(No.6, Vol.8,Dec 2018-Jan 2019 Vietnam Heritage Magazine)

Pig eats elephant-ear. ?ông H? folk woodcut painting

Yin-yang pig. ?ông H? folk woodcut painting

Corpulent pig with suckling piglets. Kim Hoang folk painting
Animal sacrifice

Pig , duck and chicken. Southern folk painting.

Pigs symbolize indulgence, lust and satiety in leisure. The image of a pig can be used as a symbol of financial wellness. In addition, the pig head is also an important part of a tray of offerings in the ceremonial rites of the Vietnamese people.
In Oriental culture, the pig is the last one among the 12 zodiac animals, and also the last one among the six domesticated animals.
In the science of Yin and Yang, the pig’s sign is Yin, so its character is temperate and mild. Pigs reproduce at a high rate, hence their image is popularly used in folk art to symbolize fertility, good luck, and a happy family with a multitude of descendants, especially in Dong Ho paintings, highly in demand during the New Year.
In real life, pigs may be small and skinny. But in the Dong Ho paintings, they are all plump with a wide mouth, the unmistakable characteristics of a good breed of pigs that eat well and grow very fast.
The painting that depicts a mother pig with piglets expresses prosperity and fertility. The big white mother is lying in a relaxed, satisfied manner while the colorful piggies, some green, some white, some purple, etc. are snuggling around her. All the pigs have the cowlick whirls, a Yin-Yang sign of multiplication that also make them look surreal and, supernatural.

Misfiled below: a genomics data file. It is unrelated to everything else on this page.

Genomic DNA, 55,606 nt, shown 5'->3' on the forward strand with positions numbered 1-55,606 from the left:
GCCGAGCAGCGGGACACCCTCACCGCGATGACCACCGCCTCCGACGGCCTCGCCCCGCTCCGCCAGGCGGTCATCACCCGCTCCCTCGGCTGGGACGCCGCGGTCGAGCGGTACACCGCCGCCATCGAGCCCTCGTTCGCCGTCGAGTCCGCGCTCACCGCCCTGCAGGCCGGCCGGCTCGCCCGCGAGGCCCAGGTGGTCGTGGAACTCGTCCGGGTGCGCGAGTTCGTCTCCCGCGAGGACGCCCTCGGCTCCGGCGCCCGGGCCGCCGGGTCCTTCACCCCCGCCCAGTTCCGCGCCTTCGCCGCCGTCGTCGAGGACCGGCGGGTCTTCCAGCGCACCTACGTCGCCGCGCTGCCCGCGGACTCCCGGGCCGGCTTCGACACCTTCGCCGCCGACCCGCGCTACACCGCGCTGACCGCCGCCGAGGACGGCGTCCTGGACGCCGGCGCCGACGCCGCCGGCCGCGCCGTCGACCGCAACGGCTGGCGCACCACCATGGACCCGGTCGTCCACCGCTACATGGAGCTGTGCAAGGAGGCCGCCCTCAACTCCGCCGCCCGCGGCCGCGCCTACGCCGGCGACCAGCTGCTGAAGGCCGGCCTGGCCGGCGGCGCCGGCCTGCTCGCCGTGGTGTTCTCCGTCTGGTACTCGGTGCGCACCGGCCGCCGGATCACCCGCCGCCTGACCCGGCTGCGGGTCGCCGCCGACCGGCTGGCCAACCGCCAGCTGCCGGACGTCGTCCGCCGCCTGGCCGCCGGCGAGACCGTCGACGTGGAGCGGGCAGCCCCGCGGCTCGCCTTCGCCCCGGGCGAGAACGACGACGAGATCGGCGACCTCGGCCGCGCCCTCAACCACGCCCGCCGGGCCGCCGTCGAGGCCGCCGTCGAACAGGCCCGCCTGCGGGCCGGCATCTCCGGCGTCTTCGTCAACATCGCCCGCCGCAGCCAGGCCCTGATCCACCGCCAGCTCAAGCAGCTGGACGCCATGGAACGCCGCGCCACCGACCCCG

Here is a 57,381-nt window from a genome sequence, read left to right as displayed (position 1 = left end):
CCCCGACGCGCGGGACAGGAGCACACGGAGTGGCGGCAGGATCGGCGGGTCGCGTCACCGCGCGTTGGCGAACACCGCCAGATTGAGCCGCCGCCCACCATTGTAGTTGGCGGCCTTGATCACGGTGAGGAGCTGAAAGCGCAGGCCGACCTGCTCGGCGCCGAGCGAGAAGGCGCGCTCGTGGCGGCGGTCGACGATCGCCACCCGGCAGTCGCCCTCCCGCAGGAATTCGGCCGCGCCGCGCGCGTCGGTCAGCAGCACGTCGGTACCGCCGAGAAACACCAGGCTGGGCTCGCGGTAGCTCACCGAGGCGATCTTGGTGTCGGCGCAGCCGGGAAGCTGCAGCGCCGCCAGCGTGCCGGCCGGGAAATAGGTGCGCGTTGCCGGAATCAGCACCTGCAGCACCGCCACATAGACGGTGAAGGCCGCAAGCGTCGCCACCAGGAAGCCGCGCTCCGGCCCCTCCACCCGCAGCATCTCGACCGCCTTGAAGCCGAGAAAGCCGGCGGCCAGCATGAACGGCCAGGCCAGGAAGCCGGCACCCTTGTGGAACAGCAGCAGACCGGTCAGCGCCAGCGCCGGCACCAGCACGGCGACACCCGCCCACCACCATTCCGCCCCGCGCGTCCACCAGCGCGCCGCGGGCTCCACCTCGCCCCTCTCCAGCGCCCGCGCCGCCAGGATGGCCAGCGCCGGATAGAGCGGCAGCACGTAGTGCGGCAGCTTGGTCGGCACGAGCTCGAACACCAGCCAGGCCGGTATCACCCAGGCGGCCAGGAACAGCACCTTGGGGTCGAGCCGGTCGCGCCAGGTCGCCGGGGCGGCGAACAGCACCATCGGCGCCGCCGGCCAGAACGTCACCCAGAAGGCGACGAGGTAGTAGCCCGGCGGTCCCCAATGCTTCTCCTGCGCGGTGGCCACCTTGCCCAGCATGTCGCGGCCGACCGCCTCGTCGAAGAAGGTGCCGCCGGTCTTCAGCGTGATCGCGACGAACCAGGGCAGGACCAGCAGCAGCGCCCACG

The gluttony of the pigs is depicted most sharply in the “pig eating taro leaf” painting. Taro is a usual food farmers use to feed their pigs. The pig plunges its whole mouth into the manger, and the taro leaf seems to be moving. The large body of the pig occupies almost the whole picture, its tail curleds up, the ears raised, and the four legs form a strong stance to push ahead for a bigger bite and to pull the taro branch back to hold more of it. The act of eating looks very ferocious.
In the Kim Hoang school of folk painting, the New Year pigs are printed on red paper. The back areas are printed first. Then a folk artisan would paint other details such as the eyes, mouth, ears and the white hem. The contrast between white, red and black makes the paintings more concise and symbolic.
The Sinh village (Hue) school of painting also has a pig painting for consecration. It uses only black color and the pig looks real, not stylized. The painting is only used as offering to pray for the real pigs to be healthy and grow fast…
The Do The school in the South also has pig paintings, but they belong to the votive paintings to be burnt as offering to the people in the underworld together with their other assets. These paintings a simple, made by just a few strokes, and the pigs look real, without any artistic modification.
Pig paintings can express simple dreams of the country people. They work hard to grow the pigs, and they want their pigs to grow big, fat and fast. They put a lot of hope in the pigs: “A pig’s hungry day is a man’s hungry month.” The folk artists have created those paintings with much tender love and strong attachment.

Text and photos by Le Bich